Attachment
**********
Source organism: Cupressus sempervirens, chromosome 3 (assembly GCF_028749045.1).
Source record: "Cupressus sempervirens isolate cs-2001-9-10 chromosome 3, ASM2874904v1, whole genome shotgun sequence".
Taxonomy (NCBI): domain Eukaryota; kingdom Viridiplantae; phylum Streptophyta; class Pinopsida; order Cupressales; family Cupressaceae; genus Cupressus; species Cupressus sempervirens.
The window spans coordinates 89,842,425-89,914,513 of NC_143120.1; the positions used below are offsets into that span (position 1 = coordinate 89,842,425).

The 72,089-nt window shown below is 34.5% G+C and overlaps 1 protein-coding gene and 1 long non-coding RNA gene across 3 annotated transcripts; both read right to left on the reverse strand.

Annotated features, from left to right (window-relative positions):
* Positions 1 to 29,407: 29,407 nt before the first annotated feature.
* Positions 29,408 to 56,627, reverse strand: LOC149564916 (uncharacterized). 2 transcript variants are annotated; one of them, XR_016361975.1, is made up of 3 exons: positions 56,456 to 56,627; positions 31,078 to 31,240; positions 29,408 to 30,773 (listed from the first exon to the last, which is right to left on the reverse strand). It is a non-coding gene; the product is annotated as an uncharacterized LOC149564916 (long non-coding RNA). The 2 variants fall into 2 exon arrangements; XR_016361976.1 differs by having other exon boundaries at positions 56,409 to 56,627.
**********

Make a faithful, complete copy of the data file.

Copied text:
Source organism: Cupressus sempervirens, chromosome 3 (assembly GCF_028749045.1).
Source record: "Cupressus sempervirens isolate cs-2001-9-10 chromosome 3, ASM2874904v1, whole genome shotgun sequence".
Taxonomy (NCBI): domain Eukaryota; kingdom Viridiplantae; phylum Streptophyta; class Pinopsida; order Cupressales; family Cupressaceae; genus Cupressus; species Cupressus sempervirens.
The window spans coordinates 89,842,425-89,914,513 of NC_143120.1; the positions used below are offsets into that span (position 1 = coordinate 89,842,425).

The 72,089-nt window shown below is 34.5% G+C and overlaps 1 protein-coding gene and 1 long non-coding RNA gene across 3 annotated transcripts; both read right to left on the reverse strand.

Annotated features, from left to right (window-relative positions):
* Positions 1 to 29,407: 29,407 nt before the first annotated feature.
* Positions 29,408 to 56,627, reverse strand: LOC149564916 (uncharacterized). 2 transcript variants are annotated; one of them, XR_016361975.1, is made up of 3 exons: positions 56,456 to 56,627; positions 31,078 to 31,240; positions 29,408 to 30,773 (listed from the first exon to the last, which is right to left on the reverse strand). It is a non-coding gene; the product is annotated as an uncharacterized LOC149564916 (long non-coding RNA). The 2 variants fall into 2 exon arrangements; XR_016361976.1 differs by having other exon boundaries at positions 56,409 to 56,627.